FAI Coach Jason O'Connor is the subject of our Coaching Clinic this week
IN the latest of our Coaching Clinic series, David Byrne chats to Jason O'Connor about moving from playing to coaching. . .
HOSTING a playing career of many ups and downs, FAI Development Officer Jason O'Connor has certainly excelled in his role in Limerick city, but the transition from player to coach wasn't always a smooth one.
Tearing his cruciate ligament as a 28-year-old, the former Peterborough striker returned home having been told he would be out of the game in a year.
"It was my most serious injury and the pain was like nothing I had ever experienced," explained O' Connor.
Describing his return to his hometown as "disappointing" following four years as a professional footballer in England where his Peterborough United side went from the old Fourth Division to the Championship, Jason found life difficult without the ball at his feet.
"From a football point of view, it was really hard to settle back as no matter what I did, it was going to be a step backwards.
"I actually didn't play football at all for three years after returning but later went on to play with Limerick FC, Janesboro and Carew Park.
Following an illustrious career at local level, Jason decided to continue his involvement in football by concentrating on the coaching side of the game, and he reminisced on those who offered him advice throughout his time in the game.
"As a player I was certainly influenced by some strong characters who managed me, my dad Jim at Janesboro, Maurice Price in the Irish schoolboy setup and Chris Turner at Peterborough.
"That for me is what coaching is, inspiring players and guiding them to reach their full potential. I feel I led as a player by performance and captained many a team over the years so towards the end of my playing career coaching was something that always appealed to me."
From there Jason did not look back but only to remember his many highlights as a player, as he began to focus on a career in coaching and youth development.
"My best moment as a player was representing my country as a schoolboy international for the first time.
"Standing up for the national anthem against Germany in 1988 was a feeling that will stay with me forever.
"There is a saying 'I felt ten feet tall' and that night in Edenkoben I understood the true meaning of that saying.”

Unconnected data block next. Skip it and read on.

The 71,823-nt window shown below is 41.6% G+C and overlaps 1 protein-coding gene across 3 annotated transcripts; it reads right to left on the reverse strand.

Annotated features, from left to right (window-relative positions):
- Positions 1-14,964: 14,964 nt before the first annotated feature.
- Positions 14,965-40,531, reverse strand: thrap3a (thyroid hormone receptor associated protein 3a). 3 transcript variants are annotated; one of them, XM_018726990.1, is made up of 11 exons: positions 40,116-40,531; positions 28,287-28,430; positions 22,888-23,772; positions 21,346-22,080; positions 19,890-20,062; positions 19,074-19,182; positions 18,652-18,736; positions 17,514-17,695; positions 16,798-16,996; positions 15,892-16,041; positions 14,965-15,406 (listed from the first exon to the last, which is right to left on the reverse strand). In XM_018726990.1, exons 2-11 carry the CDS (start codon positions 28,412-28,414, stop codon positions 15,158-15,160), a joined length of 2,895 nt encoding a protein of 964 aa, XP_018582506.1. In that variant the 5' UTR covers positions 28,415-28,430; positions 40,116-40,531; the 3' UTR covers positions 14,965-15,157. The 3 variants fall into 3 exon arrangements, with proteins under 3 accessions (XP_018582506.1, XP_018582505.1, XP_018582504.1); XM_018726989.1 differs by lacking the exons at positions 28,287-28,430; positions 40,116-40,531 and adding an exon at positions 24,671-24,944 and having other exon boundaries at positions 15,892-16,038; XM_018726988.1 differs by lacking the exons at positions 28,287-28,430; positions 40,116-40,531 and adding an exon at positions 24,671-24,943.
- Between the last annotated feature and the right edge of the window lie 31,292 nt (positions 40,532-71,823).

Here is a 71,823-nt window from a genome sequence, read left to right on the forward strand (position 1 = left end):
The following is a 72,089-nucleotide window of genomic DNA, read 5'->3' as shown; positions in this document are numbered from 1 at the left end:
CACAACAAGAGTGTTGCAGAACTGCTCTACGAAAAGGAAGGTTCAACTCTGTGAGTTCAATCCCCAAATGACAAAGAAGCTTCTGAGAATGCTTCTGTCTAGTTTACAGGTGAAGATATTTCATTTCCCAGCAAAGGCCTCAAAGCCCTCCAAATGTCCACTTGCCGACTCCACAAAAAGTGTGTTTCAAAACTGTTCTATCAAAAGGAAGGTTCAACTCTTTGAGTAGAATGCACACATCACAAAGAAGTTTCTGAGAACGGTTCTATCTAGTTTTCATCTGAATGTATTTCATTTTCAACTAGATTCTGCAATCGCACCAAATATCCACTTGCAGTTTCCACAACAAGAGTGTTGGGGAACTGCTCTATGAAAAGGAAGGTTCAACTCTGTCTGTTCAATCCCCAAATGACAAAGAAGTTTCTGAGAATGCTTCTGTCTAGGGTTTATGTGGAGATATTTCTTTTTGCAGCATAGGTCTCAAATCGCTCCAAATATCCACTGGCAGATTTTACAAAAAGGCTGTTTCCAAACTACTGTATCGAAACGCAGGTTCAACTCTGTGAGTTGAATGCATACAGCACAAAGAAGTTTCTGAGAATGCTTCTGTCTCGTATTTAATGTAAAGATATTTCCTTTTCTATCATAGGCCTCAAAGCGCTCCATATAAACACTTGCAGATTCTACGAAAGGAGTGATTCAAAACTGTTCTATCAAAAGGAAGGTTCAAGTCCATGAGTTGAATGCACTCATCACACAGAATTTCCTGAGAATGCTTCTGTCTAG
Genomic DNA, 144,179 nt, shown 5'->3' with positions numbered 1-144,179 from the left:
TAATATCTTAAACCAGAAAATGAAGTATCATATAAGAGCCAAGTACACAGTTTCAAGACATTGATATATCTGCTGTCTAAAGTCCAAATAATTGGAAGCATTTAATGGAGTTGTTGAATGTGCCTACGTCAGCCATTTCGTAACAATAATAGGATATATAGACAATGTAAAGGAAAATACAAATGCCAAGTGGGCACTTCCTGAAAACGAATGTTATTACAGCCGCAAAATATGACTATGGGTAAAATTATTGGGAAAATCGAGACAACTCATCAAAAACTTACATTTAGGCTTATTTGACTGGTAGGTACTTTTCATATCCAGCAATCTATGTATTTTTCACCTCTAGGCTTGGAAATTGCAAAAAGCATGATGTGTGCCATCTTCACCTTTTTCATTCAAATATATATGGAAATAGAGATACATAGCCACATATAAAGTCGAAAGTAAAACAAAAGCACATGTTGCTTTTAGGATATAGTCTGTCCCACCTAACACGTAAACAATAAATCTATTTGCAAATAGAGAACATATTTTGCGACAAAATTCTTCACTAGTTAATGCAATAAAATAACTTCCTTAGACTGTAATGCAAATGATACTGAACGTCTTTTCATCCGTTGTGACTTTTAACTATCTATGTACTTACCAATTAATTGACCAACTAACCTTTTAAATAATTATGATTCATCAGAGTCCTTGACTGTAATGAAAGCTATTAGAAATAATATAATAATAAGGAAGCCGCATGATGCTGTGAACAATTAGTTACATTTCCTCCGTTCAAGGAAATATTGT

Focusing on a lot more than coaching players to the top level, O'Connor believes that football can be used as a tool to solve many social problems in his native city.
"Do not be distracted from your dreams is the best advice I can give any young player starting out.
"There will be distractions everywhere, Internet, phones, alcohol and many other social issues that can keep any player from fulfilling their potential but if a player is truly focused and determined they can achieve their dreams.
"As FAI Football Development Officer for Limerick city getting young people involved in sport is an integral part of my role. Obesity and mental health are all impacted by playing sport.
"These issues were never more important than in these digital days where communication is not done in person and exercise and playing outdoors is not commonplace.
"Coaching teams to good results is not something I would focus on, but to see young players reach their potential pleases me as a coach.
Having overseen the development of many young players such as Limerick FC's William Fitzgerald who recently made his senior debut, O'Connor has already seen the progress made locally.
"When a young player I've coached over a period of time makes a senior debut it is very satisfying.
"Seeing three quarters of the FAI Emerging Talent programme I worked on for over four years, sign for League of Ireland clubs this year has also been very satisfying.
"Players were identified at a very young age and assisted in their development throughout the programme".
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